Jews, Power, and Garbage: Part One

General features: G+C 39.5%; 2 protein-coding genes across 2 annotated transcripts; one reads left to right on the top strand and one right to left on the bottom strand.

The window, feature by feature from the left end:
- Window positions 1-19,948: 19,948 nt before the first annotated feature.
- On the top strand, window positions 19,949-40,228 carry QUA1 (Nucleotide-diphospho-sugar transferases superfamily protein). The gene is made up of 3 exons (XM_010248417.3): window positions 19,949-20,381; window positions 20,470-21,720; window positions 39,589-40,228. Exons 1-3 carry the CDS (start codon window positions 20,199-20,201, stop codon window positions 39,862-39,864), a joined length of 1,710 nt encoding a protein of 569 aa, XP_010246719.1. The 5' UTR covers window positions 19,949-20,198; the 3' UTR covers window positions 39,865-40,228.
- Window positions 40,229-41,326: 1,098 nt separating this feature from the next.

I haven't finished looking at the Sunday Times, but I did manage to see two items of interest. First is Steve Erlanger's frontpage story, "West Bank Boys Dig a Living in Settler Trash," which describes how some Palestinians are quite literally living off the garbage of Jewish settlers out of sheer desparation and poverty. This is the sort of human interest story one doesn't see enough of in the Times, which usually bashes Israel for making the lives of the Palestinians miserable. The Zionists always claimed that the Arabs of Palestine would benefit from a Jewish state, and here is the proof: after ruling 3 1/2 million people for forty years without granting them citizen rights, expropriating their lands, restricting their movement, and building walls between their villages and their fields (for the purpose not of security -- ok, not just of security -- but also of providing "living room" for the settlers -- at long last the settlers are doing something for the Palestinians. They are producing garbage that supports the natives -- and the natives aren't paying for it. The second item is a "review" of Ruth Wisse's new book (published by Nextbooks/Schocken) on Jews and Power, by the British lawyer, Anthony Julius, who has, to my knowledge, no background or professional expertise in Jewish history, but who is not too far from Wisse's ideological camp (more liberal hawk than neocon): he has been sponsored by the ADL in speaking out against the so-called "new antisemitism," and wrote a thesis and book on antisemitism in T.S. Eliot. Not surprisingly, the review is positive, without a single word of criticism, but that may be simply the nature of a Julius-Nextbook-NY Times review. You see, Julius reviewed for the Times Sherwin Nuland's book on Maimonides, also published by Nextbooks, showing that just as you don't have to be a Maimonides expert to write a book about him (Nuland is a Yale physician and not a Maimonides scholar), you don't have to be one to write a review, either. But there is something in the puff that caught my eye. The London barrister writes: